Open Faculty Positions in Computer Science at Ecole Polytechnique 2018 – Answering Some More Questions

As I’ve posted earlier, there are some Open Faculty positions in Computer Science at Ecole Polytechnique with a deadline coming up February 28, 2018. As a reminder, two professor positions, one assistant professor positon, and one “tenure-track assistant professor” position, are up for grabs.

Here’s the official information regarding these positions, as posted by the department head.

I do get contacted by prospective candidates, who ask for additional information about the positions, the school, and on how to best present their candidature, etc. It is very appreciated when candidates reach out like that, and it is my pleasure to answer, and provide as much information as I can.

However, as I am part of the recruitment process for some of these positions, I figure that it’s only fair to provide my answers as publicly as possible. Hence my previous post from early January, answering some questions that I had been asked – and, hence, also this post. Note that this post reflects my personal views that I, as an individual, have given to candidates asking – and are not an official policy.

Jean-Charles Griviaud (Cisco France) guest-lecturing on CybersecurityWe’re not looking for clones of existing faculty members. A candidate looking at our faculty listing should really be asking, and emphasising, “how I am I complimentary to …” rather than “how am I identical to…” Reasons for that include that if (for example) Ecole Polytechnique was to hire an identical clone of me, that clone would be perfectly capable of teaching the classes that I already teach … which would be redundant.

So while we’re not looking to create new research teams, and while successful candidates will integrate into existing research teams, the goal is that new faculty members will contribute to broadening our competencies (both research-wise, and teaching-wise).

Jean-Charles Griviaud (Cisco France) guest-lecturing on Cybersecurity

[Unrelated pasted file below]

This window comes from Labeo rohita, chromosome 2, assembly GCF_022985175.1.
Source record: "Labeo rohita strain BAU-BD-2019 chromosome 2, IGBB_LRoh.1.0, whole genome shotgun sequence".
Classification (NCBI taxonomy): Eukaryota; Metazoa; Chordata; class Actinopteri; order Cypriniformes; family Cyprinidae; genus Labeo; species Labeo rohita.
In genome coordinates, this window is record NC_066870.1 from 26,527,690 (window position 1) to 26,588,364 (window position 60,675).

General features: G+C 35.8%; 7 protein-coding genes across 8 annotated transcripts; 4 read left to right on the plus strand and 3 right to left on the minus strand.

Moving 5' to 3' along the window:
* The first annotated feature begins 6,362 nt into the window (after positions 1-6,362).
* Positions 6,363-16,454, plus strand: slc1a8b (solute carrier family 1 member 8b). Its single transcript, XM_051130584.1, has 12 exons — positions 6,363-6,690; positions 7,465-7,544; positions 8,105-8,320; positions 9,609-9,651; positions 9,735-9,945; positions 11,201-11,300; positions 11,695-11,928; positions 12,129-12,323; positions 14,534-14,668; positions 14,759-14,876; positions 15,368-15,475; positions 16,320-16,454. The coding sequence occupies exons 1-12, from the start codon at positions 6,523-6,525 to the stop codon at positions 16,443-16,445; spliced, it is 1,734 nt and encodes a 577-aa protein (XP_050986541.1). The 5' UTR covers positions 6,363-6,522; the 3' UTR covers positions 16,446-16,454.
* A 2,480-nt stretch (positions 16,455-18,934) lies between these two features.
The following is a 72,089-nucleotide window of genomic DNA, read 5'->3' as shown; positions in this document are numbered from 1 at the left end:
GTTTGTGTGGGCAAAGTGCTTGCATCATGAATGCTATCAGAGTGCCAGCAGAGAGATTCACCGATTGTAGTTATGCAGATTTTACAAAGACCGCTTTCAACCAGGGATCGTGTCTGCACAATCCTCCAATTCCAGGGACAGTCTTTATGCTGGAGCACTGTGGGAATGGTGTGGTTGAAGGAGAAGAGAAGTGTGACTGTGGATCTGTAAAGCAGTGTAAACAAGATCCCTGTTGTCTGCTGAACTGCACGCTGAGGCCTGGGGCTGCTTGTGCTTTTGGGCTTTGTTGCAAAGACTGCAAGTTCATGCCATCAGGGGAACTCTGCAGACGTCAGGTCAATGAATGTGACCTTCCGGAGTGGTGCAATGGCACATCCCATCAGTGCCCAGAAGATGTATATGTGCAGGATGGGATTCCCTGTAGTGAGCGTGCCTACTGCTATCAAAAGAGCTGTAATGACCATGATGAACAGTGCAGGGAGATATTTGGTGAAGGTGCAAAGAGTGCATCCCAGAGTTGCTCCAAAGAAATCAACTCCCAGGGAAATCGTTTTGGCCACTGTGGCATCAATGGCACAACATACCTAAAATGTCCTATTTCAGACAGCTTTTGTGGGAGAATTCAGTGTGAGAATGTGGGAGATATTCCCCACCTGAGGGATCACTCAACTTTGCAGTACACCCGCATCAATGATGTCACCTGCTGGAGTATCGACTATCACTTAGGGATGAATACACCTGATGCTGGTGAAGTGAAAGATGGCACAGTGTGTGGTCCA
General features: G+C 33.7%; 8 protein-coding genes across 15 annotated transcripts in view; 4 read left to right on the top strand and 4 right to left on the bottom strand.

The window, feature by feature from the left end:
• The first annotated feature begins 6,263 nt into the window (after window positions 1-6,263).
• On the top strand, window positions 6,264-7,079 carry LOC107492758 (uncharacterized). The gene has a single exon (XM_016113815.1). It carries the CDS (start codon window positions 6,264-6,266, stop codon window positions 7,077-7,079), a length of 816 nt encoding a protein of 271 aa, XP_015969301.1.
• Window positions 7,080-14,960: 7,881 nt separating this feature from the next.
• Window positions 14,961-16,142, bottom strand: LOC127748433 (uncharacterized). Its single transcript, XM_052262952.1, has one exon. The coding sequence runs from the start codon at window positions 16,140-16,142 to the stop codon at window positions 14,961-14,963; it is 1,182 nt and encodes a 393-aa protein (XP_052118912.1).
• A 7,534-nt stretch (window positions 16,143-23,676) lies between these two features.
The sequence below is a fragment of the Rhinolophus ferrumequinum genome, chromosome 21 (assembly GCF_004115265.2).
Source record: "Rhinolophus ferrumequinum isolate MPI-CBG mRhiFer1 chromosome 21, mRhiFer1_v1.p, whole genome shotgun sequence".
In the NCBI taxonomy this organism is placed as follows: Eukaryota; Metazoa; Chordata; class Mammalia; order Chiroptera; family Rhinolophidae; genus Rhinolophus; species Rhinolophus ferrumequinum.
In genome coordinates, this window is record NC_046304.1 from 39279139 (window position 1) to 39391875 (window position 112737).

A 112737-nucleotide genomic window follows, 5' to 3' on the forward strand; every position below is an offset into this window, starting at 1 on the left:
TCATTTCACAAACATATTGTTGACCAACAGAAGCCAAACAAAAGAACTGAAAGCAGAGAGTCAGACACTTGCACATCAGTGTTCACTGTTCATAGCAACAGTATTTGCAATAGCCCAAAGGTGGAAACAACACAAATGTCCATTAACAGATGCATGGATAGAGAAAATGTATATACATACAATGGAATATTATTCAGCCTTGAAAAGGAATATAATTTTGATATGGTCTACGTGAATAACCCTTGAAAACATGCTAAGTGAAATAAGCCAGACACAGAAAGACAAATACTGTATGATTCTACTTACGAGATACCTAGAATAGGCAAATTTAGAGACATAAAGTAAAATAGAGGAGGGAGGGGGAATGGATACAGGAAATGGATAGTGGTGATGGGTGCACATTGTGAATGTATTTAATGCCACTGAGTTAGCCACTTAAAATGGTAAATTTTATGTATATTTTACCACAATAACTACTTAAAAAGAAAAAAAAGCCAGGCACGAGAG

We’re hiring a faculty member in Cybersecurity, not in cryptology. This is an important distinction. We have an excellent cryptology team at Ecole Polytechnique already – but, cybersecurity is not cryptology. It is a topic which spans very wide, and several teams (mine included, but also our cryptology team, and others) have activities along that spectrum. We’re especially interest in candidates who “do stuff that we do not do” in this field: penetration testing, side-channel attacks, intrusion detection, architectures, … In fact, a candidate invited to come give an interview talk should expect to be asked two questions :

  • How is Cybersecurity different from cryptology?
  • In which way do you see yourself embodying that difference?

If a candidate has experience in developing Cybersecurity syllabi or programs, tell us. At Ecole Polytechnique, we’re ramping up our educational programs in that field, and I’d suspect that any prior experience would be a plus for a candidate (regardless of to which of the positions the candidate applies: AI also has strong applications in cybersecurity, for example for intrusion detection).

It’s not a handicap to have applied in the past, and been turned down. First, the profile of the positions open this year is very different from the profile of positions open in the past. Second, the profile of a candidate evolves over time. And finally, the recruitment committee changes, year-to-year — and is, even, composed of external members. Thus, any “institutional memory” is strongly diluted – and, is not relevant.